The Art of Small Talk

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As the New Year rolls in, there are changes all around us. One thing that has not changed is the proper etiquette for office small talk. If you’re on a hybrid schedule or fully remote where the team only gets together periodically – here are a few tips on how to avoid those awkward in-person moments so you can be your best self and shine! 

Small talk is hard enough when everyone is in the office on the daily. Start to take away the continuity of everyday interactions, and it becomes increasingly awkward for those naturally introverted to engage in conversation with coworkers. Yet, small talk fills an important void. It helps things go smoothly and is the foundation of an in-office atmosphere. Here are ten tips to make engaging in small talk easier, so you can be at ease at your next office gathering.  

Fill that awkward silence and increase your likeability with these tips!

  • “I think you would find this interesting.” Proceed to discuss something you know the person is interested in. This may take some observational sleuthing. Master salespeople know that the best way to keep someone’s attention is to tell them something that serves their interests. By prefacing your remark with this statement, people will likely actively listen to what you say.
  • “Can I ask a favor?” This technique is known as the Ben Franklin Effect. A phenomenon Benjamin Franklin perfected nearly 200 years ago. It’s a very subtle way of letting someone know you think they have more intelligence, knowledge, or skill than you. This builds rapport and may increase your likeability because you are paying them a compliment, giving them the opportunity to flex their ego.
  • “Can I be honest here?” – Honesty may be the best policy, but did you know that when you’re direct and honest with others, it’s viewed as a compliment? It shows them that you think they can handle whatever it is that you may say.
  • “Can I get your opinion on this?” – This would require a bit of aforethought. You would need to have something to ask that requires an opinion. It’s a great way to initiate small talk since it makes the speaker feel good about themselves. It gives them the feeling that you believe their opinion matters, something everyone enjoys.
  • “You’re welcome!” – This statement is so much more impactful than its counterpart, ‘no problem.’ These two words are a form of appreciation for something that had a positive impact.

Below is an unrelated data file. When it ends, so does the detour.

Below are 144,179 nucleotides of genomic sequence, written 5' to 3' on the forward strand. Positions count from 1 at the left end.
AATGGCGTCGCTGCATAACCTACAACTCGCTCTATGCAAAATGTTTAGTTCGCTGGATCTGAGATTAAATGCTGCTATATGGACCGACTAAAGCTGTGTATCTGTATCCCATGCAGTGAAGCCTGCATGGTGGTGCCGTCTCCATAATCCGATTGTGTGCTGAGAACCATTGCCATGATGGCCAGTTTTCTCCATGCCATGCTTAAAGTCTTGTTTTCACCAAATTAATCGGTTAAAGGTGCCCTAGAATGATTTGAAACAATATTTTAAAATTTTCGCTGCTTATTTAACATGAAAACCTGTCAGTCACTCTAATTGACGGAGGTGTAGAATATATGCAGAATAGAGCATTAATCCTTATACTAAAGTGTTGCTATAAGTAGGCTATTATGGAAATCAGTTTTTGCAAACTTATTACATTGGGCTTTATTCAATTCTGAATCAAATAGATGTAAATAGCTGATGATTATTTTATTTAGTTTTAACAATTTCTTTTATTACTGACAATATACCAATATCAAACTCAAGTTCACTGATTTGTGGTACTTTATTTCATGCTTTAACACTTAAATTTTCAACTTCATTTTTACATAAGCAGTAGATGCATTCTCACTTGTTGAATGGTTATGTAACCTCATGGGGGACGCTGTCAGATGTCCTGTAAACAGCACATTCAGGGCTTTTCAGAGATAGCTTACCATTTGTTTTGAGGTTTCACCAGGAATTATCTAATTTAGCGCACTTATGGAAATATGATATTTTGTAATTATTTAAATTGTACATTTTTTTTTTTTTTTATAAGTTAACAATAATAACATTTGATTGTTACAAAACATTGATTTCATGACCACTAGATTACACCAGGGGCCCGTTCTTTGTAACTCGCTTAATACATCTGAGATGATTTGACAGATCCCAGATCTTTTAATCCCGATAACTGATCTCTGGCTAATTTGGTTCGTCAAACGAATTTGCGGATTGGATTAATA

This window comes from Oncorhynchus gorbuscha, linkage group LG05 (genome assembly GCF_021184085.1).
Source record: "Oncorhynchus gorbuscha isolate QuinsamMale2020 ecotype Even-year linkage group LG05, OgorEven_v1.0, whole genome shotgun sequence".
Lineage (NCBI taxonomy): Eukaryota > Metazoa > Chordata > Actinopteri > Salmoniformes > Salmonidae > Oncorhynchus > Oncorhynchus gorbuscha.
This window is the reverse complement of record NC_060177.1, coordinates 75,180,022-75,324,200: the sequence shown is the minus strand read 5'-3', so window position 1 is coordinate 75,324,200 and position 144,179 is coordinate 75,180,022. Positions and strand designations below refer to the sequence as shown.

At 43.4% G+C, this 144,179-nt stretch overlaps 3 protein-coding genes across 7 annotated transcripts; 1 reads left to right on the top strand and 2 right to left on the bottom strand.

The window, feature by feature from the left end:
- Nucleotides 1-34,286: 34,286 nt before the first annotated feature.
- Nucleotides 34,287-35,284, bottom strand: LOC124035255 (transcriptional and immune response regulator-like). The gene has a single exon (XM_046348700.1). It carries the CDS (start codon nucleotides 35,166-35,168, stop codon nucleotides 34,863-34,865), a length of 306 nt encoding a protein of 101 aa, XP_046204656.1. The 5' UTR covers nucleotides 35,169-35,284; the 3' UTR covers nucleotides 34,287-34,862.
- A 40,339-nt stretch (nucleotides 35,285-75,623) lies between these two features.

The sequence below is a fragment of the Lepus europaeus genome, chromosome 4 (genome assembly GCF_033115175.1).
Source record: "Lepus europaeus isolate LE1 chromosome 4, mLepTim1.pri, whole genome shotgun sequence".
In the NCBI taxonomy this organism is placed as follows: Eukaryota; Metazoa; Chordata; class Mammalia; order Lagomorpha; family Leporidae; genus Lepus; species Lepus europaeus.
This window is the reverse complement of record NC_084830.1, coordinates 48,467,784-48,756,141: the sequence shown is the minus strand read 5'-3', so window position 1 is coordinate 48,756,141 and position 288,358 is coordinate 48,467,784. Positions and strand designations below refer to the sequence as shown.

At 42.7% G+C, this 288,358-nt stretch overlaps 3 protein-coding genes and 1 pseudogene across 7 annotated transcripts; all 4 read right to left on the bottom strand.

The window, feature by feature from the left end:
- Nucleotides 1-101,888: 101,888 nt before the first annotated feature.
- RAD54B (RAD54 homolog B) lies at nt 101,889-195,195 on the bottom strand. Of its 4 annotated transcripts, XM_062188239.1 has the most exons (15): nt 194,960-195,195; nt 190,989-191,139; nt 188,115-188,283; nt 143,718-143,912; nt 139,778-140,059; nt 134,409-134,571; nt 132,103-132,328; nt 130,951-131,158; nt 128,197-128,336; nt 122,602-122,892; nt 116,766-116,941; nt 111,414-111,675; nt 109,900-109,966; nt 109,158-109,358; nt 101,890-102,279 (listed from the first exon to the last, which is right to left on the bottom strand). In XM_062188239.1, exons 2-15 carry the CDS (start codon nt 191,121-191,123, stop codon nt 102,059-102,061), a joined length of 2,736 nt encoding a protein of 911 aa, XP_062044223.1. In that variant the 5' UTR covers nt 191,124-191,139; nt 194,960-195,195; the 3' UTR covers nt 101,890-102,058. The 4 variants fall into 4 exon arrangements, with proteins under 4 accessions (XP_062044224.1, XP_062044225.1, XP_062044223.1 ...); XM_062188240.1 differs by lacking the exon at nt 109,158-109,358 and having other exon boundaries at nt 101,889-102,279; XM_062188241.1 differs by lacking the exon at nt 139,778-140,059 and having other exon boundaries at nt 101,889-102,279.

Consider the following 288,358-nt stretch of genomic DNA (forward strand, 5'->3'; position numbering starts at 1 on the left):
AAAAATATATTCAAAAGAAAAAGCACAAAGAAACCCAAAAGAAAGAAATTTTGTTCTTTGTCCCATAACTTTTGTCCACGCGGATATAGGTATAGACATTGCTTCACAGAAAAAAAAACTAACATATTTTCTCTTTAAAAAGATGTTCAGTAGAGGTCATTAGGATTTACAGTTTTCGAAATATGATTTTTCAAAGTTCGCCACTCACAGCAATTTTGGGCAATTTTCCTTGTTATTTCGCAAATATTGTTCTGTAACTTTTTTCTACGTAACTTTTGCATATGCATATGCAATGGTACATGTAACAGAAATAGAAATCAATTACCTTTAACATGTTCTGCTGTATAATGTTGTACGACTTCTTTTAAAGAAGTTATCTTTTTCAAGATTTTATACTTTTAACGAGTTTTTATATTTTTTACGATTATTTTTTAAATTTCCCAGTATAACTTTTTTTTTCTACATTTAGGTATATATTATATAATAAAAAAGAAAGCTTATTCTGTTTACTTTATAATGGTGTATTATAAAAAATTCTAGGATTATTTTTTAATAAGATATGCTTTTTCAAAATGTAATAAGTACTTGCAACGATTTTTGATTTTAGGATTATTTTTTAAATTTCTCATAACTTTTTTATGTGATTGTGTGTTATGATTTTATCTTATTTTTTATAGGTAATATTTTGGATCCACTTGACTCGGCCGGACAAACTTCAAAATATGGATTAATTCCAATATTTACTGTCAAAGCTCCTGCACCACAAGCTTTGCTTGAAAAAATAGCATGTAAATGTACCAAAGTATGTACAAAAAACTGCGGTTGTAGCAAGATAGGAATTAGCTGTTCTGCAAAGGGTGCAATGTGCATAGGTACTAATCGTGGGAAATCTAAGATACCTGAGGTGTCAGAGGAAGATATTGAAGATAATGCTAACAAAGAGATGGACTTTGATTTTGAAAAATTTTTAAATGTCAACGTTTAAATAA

• “My pleasure!” – An alternative to the above, you’re welcome; this makes the other person feel that what was done was positively impactful.
  • “I have just a moment, but I [insert something positive]” – This lets the person know they are important enough in your world that you took the time to either stop by and say hello or hear their opinion on a particular subject. The best part of this is that it’s self-defining in length, so if things get awkward, just glance at your watch and say, you have to return to what you were doing.
  • “You may not know this, but [insert a compliment]” – This small but mighty phrase will surely win you likeability, if not friends. You’re letting the person you’re talking to know that they are the subject of the conversation. Adding the word ‘but’ at the end implies you’re going to say something that contradicts a belief. For example, “You may not know this, but I think the way you spoke at the seminar was powerful.”
  • “I took your advice, thanks!” – This is the grand slam of small-talk openers. It shows the other person that you pay attention when they speak and that you value their opinion enough to take their advice. The ‘thanks’ implies you were happy with the outcome.
  • “Can you tell me a bit more about that…” – Most people, no matter how outspoken they are, don’t enjoy small talk. This phrase is an invitation to continue talking. It lets the other person know that you are interested in what they say and value their opinion, and want to hear more of it.

Whether you’re in the office every day, working remotely, or enjoying a hybrid work model, when you get together with your coworkers, arm yourself with these one-liners to make casual interactions with colleagues less stressful. Small talk can happen at the water cooler, the coffee machine, or in meeting rooms if you’re working in a virtual office. At Opus Virtual Offices, we understand the importance of having your team get together. Whether it be for brainstorming sessions, strategy meetings, or just co-working for the day. At Opus VO, we ensure every meeting room is set up to handle your needs. Give us a call, and let’s get you set up with a virtual office.